A 2,000-kilogram bronze statue of Queen Elizabeth II, left in storage for nearly six years, is finally destined for the front lawn of Ontario’s Legislature, with installation work to begin this spring. But the bill, originally meant to be covered by private donors, will now cost taxpayers up to $1.5-million.
The decision to go ahead has been made over the objections of the legislature’s lone First Nations MPP, the NDP’s Sol Mamakwa, who says the government should instead be prioritizing the search for unmarked graves at the residential schools that Indigenous children were forced to attend.
The Speaker of the Legislature, PC MPP Ted Arnott, had put the nearly decade-old statue project on hold during the COVID-19 pandemic, amid concerns about the toppling of statues elsewhere and fears the depiction of the monarch could become a target for protesters. The statue of Sir John A. Macdonald in front of Queen’s Park remains encased in a wooden box after being splashed with pink paint by Black Lives Matter activists in 2020, its ultimate fate still undecided.
Now, six months after the Queen’s death, the legislature’s board of internal economy, which consists of the Speaker, PC Government House Leader Paul Calandra and the NDP Opposition House Leader John Vanthof, has decided the long-delayed installation of the statue of Canada’s longest-serving head of state should proceed, Mr. Calandra told The Globe and Mail.
A groundbreaking ceremony could be held this spring, he said, and Mr. Calandra hopes King Charles III could unveil the statue himself on his first visit to Canada, which some speculate could be later this year after his coronation ceremony in May.
The statue and its pedestal will rise nearly seven metres in the air near the legislature’s new visitors entrance, to the west of its main doors – opposite the grounds’ imposing bronze of Queen Victoria, her great-great-grandmother.
Originally approved under Ontario’s previous Liberal government about eight years ago, the Elizabeth statue and its installation were supposed to have been paid for entirely by private donors. But after years of delay and uncertainty, former RBC Dominion Securities chairman Anthony (Tony) Fell, who had pledged the lion’s share of a price previously pegged at $800,000, said last year he was no longer involved.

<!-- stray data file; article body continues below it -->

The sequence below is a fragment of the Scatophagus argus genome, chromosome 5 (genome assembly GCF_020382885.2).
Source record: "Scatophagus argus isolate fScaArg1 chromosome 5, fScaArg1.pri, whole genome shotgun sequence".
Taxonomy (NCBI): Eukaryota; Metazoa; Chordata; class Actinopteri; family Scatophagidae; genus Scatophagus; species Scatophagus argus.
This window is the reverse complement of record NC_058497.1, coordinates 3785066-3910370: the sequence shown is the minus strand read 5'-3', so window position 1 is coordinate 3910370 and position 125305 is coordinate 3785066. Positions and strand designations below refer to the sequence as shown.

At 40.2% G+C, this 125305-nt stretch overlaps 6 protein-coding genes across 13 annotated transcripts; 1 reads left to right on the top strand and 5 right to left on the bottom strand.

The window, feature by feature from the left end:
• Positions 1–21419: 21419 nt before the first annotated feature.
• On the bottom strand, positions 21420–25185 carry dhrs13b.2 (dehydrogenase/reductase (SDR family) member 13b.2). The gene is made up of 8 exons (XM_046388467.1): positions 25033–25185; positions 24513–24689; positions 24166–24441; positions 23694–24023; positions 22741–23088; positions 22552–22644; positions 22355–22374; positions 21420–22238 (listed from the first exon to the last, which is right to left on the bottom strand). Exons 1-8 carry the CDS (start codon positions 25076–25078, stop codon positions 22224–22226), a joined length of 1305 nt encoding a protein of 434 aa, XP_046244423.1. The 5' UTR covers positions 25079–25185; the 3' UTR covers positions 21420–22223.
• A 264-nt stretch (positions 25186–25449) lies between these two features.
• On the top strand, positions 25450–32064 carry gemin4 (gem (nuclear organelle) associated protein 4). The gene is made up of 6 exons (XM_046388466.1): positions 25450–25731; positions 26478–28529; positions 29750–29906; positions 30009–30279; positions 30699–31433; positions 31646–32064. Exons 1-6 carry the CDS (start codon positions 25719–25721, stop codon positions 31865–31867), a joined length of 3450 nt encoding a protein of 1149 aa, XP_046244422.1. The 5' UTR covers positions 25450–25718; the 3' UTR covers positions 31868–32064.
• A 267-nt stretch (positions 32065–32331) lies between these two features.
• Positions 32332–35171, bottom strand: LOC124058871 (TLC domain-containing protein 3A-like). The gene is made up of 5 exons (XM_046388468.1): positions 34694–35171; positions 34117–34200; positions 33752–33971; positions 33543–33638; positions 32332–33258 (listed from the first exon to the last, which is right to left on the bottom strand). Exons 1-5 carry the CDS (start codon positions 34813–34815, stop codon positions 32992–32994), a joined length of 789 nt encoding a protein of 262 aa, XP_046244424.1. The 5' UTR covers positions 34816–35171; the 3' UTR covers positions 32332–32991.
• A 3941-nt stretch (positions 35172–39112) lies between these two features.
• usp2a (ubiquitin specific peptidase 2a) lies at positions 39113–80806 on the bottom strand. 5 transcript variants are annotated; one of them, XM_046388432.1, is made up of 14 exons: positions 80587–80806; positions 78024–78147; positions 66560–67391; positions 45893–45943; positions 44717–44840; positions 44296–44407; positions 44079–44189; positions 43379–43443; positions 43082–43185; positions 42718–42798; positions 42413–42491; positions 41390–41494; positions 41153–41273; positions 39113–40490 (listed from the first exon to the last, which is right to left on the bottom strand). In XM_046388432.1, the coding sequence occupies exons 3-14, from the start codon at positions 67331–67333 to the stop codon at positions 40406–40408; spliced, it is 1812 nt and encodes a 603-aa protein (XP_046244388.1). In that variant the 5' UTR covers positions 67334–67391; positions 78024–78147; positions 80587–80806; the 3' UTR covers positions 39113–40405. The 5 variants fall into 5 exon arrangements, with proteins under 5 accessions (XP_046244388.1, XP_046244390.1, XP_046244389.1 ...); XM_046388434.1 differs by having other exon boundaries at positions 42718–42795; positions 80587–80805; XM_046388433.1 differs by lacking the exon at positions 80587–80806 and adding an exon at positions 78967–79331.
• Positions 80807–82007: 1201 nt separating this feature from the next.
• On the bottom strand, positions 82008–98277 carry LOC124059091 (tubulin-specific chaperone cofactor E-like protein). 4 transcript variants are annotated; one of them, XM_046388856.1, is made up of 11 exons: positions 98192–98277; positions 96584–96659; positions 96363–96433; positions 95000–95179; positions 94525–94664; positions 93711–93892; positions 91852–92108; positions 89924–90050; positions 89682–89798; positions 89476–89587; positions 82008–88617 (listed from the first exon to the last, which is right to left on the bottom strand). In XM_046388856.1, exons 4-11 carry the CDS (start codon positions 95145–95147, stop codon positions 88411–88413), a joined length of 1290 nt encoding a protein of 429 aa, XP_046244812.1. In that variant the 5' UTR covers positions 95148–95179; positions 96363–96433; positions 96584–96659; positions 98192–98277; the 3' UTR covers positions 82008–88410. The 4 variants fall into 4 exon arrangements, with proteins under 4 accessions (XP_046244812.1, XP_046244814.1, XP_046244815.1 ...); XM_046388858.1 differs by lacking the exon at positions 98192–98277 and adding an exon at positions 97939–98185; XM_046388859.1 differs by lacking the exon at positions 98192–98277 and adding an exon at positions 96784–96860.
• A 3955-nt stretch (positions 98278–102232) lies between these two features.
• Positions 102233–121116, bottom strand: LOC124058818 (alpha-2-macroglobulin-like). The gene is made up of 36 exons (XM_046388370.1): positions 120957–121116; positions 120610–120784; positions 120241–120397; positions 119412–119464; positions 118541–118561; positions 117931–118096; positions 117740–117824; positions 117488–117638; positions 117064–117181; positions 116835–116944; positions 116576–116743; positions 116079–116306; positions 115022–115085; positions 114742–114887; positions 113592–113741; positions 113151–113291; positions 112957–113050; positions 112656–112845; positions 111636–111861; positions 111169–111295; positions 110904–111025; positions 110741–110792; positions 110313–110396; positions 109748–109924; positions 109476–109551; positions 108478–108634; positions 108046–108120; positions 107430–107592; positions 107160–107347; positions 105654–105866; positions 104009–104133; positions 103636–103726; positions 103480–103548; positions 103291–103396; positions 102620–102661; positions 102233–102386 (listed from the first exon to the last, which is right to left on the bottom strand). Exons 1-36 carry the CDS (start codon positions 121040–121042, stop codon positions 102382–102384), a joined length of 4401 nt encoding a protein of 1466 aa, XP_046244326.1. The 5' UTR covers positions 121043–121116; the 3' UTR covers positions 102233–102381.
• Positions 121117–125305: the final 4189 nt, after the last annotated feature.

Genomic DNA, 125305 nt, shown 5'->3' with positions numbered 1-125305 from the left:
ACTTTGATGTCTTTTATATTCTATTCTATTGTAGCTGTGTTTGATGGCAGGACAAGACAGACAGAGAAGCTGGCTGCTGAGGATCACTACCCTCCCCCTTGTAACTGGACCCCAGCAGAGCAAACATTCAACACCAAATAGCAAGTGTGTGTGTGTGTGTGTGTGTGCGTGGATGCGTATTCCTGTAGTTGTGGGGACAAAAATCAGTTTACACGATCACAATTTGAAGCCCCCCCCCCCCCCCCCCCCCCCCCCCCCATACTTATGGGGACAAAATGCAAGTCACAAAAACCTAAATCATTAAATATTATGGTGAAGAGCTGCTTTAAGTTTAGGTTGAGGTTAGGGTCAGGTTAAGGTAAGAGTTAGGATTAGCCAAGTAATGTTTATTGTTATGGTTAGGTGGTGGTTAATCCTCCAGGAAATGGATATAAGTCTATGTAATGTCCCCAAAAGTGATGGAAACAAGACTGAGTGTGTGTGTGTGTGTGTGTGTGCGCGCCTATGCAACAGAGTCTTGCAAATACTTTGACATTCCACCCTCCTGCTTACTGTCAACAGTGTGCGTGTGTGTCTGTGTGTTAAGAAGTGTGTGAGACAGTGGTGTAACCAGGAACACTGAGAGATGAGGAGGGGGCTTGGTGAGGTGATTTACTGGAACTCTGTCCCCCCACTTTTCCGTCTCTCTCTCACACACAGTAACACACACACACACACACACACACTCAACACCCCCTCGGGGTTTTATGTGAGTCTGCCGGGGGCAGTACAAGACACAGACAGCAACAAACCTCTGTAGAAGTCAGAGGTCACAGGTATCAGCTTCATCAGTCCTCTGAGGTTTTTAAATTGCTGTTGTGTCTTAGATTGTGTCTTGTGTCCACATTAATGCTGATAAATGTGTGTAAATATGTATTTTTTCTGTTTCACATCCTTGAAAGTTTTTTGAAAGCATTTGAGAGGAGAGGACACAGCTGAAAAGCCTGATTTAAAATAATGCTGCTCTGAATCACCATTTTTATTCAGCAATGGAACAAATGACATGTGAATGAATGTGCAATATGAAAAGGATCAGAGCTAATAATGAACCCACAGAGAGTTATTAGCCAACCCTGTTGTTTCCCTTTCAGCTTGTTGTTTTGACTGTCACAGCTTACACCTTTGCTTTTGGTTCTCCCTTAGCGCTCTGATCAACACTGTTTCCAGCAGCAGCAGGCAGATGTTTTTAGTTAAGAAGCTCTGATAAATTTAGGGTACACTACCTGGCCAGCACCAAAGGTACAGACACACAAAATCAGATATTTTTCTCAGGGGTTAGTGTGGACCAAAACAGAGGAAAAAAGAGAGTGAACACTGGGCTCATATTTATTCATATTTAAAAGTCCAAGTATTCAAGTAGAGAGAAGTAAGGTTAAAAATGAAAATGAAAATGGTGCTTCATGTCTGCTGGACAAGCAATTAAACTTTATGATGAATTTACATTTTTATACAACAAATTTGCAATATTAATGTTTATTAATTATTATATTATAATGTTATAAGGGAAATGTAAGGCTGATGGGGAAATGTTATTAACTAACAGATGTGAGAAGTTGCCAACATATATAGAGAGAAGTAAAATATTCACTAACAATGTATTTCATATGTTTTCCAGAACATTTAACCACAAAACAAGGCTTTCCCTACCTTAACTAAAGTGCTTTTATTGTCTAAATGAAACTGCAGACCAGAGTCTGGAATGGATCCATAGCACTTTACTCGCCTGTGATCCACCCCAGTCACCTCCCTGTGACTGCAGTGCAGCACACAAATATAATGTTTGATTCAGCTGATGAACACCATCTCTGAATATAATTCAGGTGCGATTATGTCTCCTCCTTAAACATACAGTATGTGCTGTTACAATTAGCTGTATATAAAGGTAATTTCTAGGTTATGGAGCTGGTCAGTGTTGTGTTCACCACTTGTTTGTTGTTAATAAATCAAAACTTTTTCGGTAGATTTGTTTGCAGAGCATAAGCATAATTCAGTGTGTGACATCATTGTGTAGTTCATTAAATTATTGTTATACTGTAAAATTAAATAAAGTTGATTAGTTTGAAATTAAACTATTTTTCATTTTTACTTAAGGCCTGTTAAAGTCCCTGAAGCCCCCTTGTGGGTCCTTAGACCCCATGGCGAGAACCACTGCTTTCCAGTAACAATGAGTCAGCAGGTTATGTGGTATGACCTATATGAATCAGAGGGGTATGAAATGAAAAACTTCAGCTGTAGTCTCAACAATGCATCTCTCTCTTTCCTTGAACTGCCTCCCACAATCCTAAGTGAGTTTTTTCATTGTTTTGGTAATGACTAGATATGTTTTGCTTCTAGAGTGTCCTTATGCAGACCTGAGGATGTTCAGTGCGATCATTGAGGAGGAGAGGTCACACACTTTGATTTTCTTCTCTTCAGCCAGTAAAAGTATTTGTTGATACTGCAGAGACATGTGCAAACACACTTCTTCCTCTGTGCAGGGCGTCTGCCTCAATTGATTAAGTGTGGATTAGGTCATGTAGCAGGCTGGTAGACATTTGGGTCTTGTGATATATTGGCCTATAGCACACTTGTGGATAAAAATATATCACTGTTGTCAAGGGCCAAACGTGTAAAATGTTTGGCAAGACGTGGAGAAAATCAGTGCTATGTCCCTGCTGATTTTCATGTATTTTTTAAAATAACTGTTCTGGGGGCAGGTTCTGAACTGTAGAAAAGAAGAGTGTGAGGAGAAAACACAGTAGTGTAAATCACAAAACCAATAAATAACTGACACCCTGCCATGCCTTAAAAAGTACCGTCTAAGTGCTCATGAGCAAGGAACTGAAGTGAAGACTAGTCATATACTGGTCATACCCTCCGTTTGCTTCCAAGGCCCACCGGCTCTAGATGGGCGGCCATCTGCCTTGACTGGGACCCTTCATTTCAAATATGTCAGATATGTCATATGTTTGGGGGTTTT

New talks between Ontario officials and the artist, Ruth Abernethy – who had regained possession of the statue and had been left unpaid for years – concluded in recent weeks. The province has agreed to pick up the entire tab, which includes installation and a large three-metre-high granite plinth for its base.
The decision means the artwork, which depicts Elizabeth seated on the intricate Canadian throne she would use in the Senate, will be freed from the Etobicoke foundry where it has sat for years. It was originally supposed to have been ready for the 150th anniversary of Confederation, in 2017.
Ms. Abernethy declined to comment for this story, but said in an e-mail she was “looking forward to the completion of the tribute” to the Queen.
Mr. Mamakwa, the MPP for the Northern Ontario riding of Kiiwetinoong and a member of the remote Kingfisher Lake First Nation, said the residential schools issue, and not a new statue, should be the province’s focus.
“In Ontario, we’re still trying to find our children … at a time when you want to put up a statue, one of the colonial statues? That how I feel about it. It’s just not right,” he said in a brief interview with The Globe and Mail.
He was one of several NDP MPPs who declined to ceremonially retake their oaths to new monarch King Charles III last September. Mr. Mamakwa said he did speak briefly to Mr. Vanthof before the decision, but would not elaborate on what was said. Mr. Mamakwa did say he urged Mr. Vanthof to propose ways that the legislature could do more to consult Indigenous people about its monuments and memorials. (The building itself is about to undergo a decade-long restoration that could cost $1-billion.)
NDP spokesperson Erica Wallis said in an e-mailed statement that Mr. Vanthof declined to comment because the board of internal economy’s decision was still confidential. The statement also said the NDP caucus had “directed MPP Vanthof to ensure the concerns from Indigenous communities were heard.”
Mr. Calandra, the PC House Leader and a passionate monarchist, said it was important to go ahead as the decision had already been made under a previous government, with the statue already cast and the artist left unpaid for years. He defended the notion of using taxpayer dollars to cover the artwork’s cost, saying it was needed to speed up the delay-plagued project.
“This was something obviously important to us, to be able to honour Her Majesty. We thought, let’s just move quickly. It’s going to be on our grounds. Let us own it, let us take responsibility,” Mr. Calandra said.
He said the province should celebrate the stability that has come with Canada’s constitutional monarchy. He also credited the Queen with moving toward reconciliation with Indigenous people.
“The monarchy is extraordinarily important to Canada. If you want to talk about reconciliation, she started us down the path of reconciliation,” Mr. Calandra said.
The monarchists who launched the Elizabeth statue project nearly a decade ago and raised about $65,000 for the preliminary design work through a group called the Canadian Royal Heritage Trust were relieved with the news the bronze would finally be installed.
Michael Smith, a trustee of the CRHT who secured the original government approvals years ago, said he hoped the new statue would help educate Ontarians about the value of the monarchy, an institution he says has become increasingly invisible.
“Unveiling a spectacular monument to our late Queen is a way to raise that visibility, and for generations to come,” he said.